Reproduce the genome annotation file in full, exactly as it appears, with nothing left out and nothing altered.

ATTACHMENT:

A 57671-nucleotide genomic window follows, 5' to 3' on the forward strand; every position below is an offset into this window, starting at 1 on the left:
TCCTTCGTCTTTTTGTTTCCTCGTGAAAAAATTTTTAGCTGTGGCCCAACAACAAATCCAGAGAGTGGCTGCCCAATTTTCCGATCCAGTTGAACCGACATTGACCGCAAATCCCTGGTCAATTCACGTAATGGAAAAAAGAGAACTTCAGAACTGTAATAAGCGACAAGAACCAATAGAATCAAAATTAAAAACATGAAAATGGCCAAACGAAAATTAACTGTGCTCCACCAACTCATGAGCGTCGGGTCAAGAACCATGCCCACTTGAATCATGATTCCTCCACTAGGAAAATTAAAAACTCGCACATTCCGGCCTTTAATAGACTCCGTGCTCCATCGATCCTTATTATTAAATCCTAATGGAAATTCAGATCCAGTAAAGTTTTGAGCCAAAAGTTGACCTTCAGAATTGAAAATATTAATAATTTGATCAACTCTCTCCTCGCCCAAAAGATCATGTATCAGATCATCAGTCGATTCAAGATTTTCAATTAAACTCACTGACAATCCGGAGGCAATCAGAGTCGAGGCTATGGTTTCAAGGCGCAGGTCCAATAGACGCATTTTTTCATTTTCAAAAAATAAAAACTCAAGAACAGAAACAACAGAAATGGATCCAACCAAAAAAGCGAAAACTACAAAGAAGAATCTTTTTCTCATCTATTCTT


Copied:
A 57671-nucleotide genomic window follows, 5' to 3' on the forward strand; every position below is an offset into this window, starting at 1 on the left:
TCCTTCGTCTTTTTGTTTCCTCGTGAAAAAATTTTTAGCTGTGGCCCAACAACAAATCCAGAGAGTGGCTGCCCAATTTTCCGATCCAGTTGAACCGACATTGACCGCAAATCCCTGGTCAATTCACGTAATGGAAAAAAGAGAACTTCAGAACTGTAATAAGCGACAAGAACCAATAGAATCAAAATTAAAAACATGAAAATGGCCAAACGAAAATTAACTGTGCTCCACCAACTCATGAGCGTCGGGTCAAGAACCATGCCCACTTGAATCATGATTCCTCCACTAGGAAAATTAAAAACTCGCACATTCCGGCCTTTAATAGACTCCGTGCTCCATCGATCCTTATTATTAAATCCTAATGGAAATTCAGATCCAGTAAAGTTTTGAGCCAAAAGTTGACCTTCAGAATTGAAAATATTAATAATTTGATCAACTCTCTCCTCGCCCAAAAGATCATGTATCAGATCATCAGTCGATTCAAGATTTTCAATTAAACTCACTGACAATCCGGAGGCAATCAGAGTCGAGGCTATGGTTTCAAGGCGCAGGTCCAATAGACGCATTTTTTCATTTTCAAAAAATAAAAACTCAAGAACAGAAACAACAGAAATGGATCCAACCAAAAAAGCGAAAACTACAAAGAAGAATCTTTTTCTCATCTATTCTT